Marquez said: “I honestly didn’t expect to get this pole position. I saw myself fighting for second place or to be on the front row, which was our main objective. Lorenzo had a great lap this morning that I believed would be difficult to match, but I was able to find a good reference that helped me during the qualifying session.

“Espargaro and Rossi were in front, and I was able to take advantage of their slipstream and overtake them in the final corner without losing time. In the end we did a very good time and I’m especially happy with how FP4 went, as we took a step forward in terms of our pace. “We’ve completely changed the set-up and things have gone much better. If the race is dry tomorrow it gives me hope, because I was finding things tough. If it rains then it will be more difficult, but I’m happy because we’re competitive.”

New metal – BMW R nineT tested

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BMW’s funky R nineT was launched by the Bavarians in 2014 as gift to themselves to celebrate 90 years of building motorcycles, and the result is a good looking bike with retro styling which is bang on for the hipster trend which was, and still is, sweeping the country.

The bike is powered by the German’s venerable 1,170cc air-cooled Boxer engine, which used to power the mighty GS. It’s a perfectly capable motor, and its 110bhp feels spot on for UK roads. It’s a proven unit, and the smooth spread of power and torque will keep you entertained for mile after intoxicating mile.

It’s not just the engine that delivers a lot of smiles per mile, the noise it makes is just as entertaining, the bark from the twin Akrapovic megaphone silencers creating an addictive, deep bark with booming pops and bangs on the overrun.

On the move the fuelling feels crisp and accurate, and there’s a pleasant dollop of grunt when you hit the middle of the rev range, which is perfect for motorway overtakes. This isn’t a speed machine by any means, this is a machine which is more suited to enjoying the ride and the scenery, but it still has plenty of top end grunt which will propel it to a datalogged 132mh, on private roads obviously.

The handling also reflects this more relaxed take on life. It struggles with the tight and really twisty stuff, initially feeling reluctant to turn in, but it’s perfectly happy on the slower, more sweeping bends, feeling stable and predictable. I guess that’s down to the front forks, which is taken from the company’s mighty S1000RR.
It’s a very pure experience – there is no sophisticated suite of electronic riders aids here, just ABS, and this a bike which rewards smooth, accurate riders.

This is a bike which demands to be ridden, and if you can tear yourself away from the saddle for any length of time, you’ll be greeted by a machine which has been beautifully finished. Everywhere you look you’ll notice the attention to detail and quality materials – the tank and accessory seat hump are fashioned from hand-brushed aluminium, and this finish is also applied to the fork yokes, handlebar clamp and intake ducts. Then there’s the small BMW roundel at the centre of the headlight lens, the way the clocks have been taken from the R1200R but reworked to give them a classic, timeless feel while still being contemporary. It’s a hard trick to pull off, but BMW has got it just right with this bike. It passes the garage test with ease, and you could while away many an hour simply bathing in its beauty.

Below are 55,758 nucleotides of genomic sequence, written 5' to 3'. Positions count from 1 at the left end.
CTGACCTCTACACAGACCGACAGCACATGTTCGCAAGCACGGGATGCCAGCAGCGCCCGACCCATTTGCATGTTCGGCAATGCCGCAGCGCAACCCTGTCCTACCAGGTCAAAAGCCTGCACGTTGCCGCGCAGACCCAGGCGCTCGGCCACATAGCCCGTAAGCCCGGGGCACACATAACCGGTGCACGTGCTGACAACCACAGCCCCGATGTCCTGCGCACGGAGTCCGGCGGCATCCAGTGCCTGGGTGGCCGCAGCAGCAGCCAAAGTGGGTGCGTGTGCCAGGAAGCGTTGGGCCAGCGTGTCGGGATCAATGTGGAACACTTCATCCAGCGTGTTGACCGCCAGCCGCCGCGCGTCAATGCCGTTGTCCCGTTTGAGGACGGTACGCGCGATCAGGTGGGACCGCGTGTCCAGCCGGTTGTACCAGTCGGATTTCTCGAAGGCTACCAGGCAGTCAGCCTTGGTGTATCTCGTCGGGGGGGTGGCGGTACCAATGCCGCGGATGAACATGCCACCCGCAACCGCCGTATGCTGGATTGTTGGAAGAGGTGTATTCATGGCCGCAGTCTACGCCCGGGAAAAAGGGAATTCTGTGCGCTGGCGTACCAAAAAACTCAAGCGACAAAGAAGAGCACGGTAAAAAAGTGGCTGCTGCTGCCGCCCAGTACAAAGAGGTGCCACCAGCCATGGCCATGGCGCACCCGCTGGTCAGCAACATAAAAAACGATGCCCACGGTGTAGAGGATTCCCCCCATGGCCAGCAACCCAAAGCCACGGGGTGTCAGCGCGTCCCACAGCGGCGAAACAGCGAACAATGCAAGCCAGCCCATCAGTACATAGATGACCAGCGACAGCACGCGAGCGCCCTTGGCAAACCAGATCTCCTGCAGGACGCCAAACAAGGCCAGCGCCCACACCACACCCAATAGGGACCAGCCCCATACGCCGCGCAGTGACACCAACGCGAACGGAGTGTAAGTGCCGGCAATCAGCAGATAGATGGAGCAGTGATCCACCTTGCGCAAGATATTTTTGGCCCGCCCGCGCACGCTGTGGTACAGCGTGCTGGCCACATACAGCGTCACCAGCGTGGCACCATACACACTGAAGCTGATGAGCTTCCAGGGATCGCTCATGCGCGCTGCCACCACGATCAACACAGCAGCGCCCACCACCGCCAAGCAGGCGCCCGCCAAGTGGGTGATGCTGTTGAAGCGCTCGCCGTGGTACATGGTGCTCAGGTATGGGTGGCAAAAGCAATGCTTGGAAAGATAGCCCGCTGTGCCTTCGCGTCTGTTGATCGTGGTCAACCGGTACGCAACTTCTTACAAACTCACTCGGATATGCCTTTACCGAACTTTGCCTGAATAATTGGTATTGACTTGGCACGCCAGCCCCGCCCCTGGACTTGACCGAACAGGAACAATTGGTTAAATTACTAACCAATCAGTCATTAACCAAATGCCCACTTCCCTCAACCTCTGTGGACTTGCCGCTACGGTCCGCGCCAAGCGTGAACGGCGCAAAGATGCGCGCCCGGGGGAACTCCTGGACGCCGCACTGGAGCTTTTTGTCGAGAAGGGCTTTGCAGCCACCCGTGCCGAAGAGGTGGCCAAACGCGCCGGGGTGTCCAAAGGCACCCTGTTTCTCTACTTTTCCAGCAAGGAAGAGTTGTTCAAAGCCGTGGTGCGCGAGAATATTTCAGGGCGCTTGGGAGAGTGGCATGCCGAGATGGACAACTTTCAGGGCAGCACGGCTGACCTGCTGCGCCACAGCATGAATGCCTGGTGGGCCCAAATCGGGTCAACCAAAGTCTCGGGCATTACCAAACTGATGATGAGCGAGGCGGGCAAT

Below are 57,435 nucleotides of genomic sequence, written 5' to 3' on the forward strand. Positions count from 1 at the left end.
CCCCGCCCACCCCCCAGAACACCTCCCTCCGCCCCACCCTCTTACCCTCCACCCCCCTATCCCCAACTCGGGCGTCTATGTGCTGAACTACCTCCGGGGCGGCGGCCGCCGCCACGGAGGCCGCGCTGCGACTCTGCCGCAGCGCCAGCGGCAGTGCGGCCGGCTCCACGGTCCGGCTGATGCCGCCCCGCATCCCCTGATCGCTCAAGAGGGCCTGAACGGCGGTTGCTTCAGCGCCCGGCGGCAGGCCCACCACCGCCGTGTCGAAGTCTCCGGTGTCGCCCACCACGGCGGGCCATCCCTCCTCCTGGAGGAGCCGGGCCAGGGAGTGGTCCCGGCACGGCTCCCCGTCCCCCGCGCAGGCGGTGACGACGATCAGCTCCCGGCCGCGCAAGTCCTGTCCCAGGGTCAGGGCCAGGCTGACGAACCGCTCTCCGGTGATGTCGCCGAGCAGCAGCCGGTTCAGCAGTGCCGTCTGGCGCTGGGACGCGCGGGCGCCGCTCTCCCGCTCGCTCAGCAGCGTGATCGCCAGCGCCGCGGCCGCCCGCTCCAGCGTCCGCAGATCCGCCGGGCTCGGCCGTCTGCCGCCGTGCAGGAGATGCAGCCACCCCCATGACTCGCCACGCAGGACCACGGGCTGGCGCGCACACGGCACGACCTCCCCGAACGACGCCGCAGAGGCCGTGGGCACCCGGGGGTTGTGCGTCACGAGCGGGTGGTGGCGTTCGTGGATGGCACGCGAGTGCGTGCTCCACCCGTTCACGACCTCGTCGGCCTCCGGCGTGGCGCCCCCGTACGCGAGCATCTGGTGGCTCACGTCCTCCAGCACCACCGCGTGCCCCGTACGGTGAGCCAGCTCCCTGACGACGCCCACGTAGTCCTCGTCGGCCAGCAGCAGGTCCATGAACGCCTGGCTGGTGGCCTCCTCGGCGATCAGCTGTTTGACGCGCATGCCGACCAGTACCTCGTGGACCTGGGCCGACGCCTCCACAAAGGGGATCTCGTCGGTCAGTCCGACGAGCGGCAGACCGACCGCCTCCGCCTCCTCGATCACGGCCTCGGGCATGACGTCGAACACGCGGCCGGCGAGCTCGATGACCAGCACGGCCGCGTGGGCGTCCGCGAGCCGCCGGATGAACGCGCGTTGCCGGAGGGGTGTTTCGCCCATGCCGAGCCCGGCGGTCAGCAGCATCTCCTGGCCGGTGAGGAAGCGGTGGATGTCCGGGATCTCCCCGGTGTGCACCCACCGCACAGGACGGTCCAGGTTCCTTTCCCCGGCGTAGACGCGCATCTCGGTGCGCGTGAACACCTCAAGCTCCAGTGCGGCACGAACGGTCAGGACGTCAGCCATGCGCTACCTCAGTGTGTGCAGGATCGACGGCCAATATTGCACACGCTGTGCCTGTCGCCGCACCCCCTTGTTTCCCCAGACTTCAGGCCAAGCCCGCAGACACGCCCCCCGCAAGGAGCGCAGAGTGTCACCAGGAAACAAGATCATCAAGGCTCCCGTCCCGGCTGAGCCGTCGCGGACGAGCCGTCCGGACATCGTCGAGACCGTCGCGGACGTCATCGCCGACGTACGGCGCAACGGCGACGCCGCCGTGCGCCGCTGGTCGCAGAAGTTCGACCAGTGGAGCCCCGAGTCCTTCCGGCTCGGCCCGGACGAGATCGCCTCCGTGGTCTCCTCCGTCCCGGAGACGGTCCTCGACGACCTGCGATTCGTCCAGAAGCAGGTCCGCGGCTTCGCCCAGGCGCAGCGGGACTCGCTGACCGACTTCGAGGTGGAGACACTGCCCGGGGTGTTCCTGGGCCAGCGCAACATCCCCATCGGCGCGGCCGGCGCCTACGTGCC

But the really clever thing about the R nineT is that BMW have recognised that owners will want to add their own touches to the bike, and to this end the headlight, exhaust and pillion seat can all be unbolted and replaced with other parts, allowing quick and easy customisation.

The R nineT is a bike which combines the looks and ethos of yesteryear with the reliability of today, and it’s well-built, it’s a joy to ride and it’s easy to add your personal touch to get the bike ‘just so’. BMW may well have crated the ultimate retro-stylesd riding machine.

MotoGP – Bautista to race for Aspar in 2017


Alvaro Bautista has announced he will be riding a Ducati in 2017 after penning a one-year deal to ride for the Pull&Bear Aspar squad.

The hugely experienced Spaniard, who was without a ride after losing his place in the Aprilia factory team, will be campaigning a Ducati Desmosedici GP16 for the season, while the team’s other rider, who is still to be confirmed, will be racing on a Desmosedici GP15.